By around 2050, it is estimated that the demand for meat and milk will be 60-70 % greater than it is today. Production from ruminants in dryland areas is expected to play an important role in the responses to this challenge. However, livestock production in dryland areas is risky because of a number of uncertainties, the majority of which can be attributed to variation in key climatic factors that can limit productivity and also fuel societal opinions about the ethics of animal production. In this chapter, we have described and analysed the risks and problems for livestock production in difficult environments, and have proposed management options. Based on the work done with Australian native shrubs and pasture species, we have shown how silvopastoral systems can offer innovative and versatile options for livestock production in dryland regions if animal behaviour is managed to influence diet and habitat selection. Versatile livestock systems that include compatible livestock genotypes, forage species and management strategies, can maximise productivity and improve ecosystem health while providing food for humanity.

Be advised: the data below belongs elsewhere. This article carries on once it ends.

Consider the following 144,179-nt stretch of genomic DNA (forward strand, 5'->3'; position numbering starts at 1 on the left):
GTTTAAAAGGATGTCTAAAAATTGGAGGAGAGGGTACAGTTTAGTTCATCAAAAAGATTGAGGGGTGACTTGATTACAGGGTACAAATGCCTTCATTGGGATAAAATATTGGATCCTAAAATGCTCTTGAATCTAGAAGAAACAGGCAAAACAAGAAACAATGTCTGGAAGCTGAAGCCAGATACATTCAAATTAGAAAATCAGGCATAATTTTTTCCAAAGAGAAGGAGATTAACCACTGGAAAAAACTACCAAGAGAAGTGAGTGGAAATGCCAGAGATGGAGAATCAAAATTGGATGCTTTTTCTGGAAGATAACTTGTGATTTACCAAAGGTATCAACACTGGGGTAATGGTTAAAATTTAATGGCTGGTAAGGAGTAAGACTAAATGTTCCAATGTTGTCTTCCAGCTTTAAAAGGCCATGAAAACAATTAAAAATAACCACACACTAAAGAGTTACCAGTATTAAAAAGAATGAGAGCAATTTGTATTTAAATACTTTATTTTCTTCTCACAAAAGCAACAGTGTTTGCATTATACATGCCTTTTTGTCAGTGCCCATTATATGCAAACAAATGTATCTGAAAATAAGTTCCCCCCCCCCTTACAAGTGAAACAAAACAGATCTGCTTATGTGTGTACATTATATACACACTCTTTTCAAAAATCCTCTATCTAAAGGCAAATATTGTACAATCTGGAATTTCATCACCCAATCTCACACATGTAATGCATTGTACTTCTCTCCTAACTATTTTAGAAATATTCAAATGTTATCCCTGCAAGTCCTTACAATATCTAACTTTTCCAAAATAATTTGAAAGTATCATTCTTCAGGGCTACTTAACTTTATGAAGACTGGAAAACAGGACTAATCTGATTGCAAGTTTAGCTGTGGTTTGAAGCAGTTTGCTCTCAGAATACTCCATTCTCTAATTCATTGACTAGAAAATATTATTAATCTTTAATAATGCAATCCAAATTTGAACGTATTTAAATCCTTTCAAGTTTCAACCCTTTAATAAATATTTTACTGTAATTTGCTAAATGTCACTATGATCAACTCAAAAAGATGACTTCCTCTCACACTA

|Title of host publication||Innovations in dryland agriculture|
|Editors||Muhammad Farooq, Kadambot H.M. Siddique|
|Place of Publication||Cham|
|Number of pages||25|
|Publication status||Published - 6 Jan 2017|